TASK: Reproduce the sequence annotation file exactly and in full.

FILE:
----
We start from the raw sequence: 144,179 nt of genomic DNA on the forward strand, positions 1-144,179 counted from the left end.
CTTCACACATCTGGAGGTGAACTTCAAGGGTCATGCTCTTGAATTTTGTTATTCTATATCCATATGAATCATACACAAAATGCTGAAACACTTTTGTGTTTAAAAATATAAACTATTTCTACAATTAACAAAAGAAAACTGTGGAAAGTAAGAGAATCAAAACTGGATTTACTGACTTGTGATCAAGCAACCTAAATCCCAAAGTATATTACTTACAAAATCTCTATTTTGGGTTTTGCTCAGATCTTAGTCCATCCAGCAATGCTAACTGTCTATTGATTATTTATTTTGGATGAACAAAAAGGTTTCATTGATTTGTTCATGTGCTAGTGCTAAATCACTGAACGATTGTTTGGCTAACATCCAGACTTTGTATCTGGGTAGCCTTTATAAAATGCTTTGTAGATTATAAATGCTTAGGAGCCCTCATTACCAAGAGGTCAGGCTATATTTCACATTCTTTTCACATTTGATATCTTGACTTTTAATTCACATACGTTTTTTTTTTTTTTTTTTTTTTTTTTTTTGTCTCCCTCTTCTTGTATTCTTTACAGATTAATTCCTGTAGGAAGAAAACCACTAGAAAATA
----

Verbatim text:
We start from the raw sequence: 144,179 nt of genomic DNA on the forward strand, positions 1-144,179 counted from the left end.
CTTCACACATCTGGAGGTGAACTTCAAGGGTCATGCTCTTGAATTTTGTTATTCTATATCCATATGAATCATACACAAAATGCTGAAACACTTTTGTGTTTAAAAATATAAACTATTTCTACAATTAACAAAAGAAAACTGTGGAAAGTAAGAGAATCAAAACTGGATTTACTGACTTGTGATCAAGCAACCTAAATCCCAAAGTATATTACTTACAAAATCTCTATTTTGGGTTTTGCTCAGATCTTAGTCCATCCAGCAATGCTAACTGTCTATTGATTATTTATTTTGGATGAACAAAAAGGTTTCATTGATTTGTTCATGTGCTAGTGCTAAATCACTGAACGATTGTTTGGCTAACATCCAGACTTTGTATCTGGGTAGCCTTTATAAAATGCTTTGTAGATTATAAATGCTTAGGAGCCCTCATTACCAAGAGGTCAGGCTATATTTCACATTCTTTTCACATTTGATATCTTGACTTTTAATTCACATACGTTTTTTTTTTTTTTTTTTTTTTTTTTTTTGTCTCCCTCTTCTTGTATTCTTTACAGATTAATTCCTGTAGGAAGAAAACCACTAGAAAATA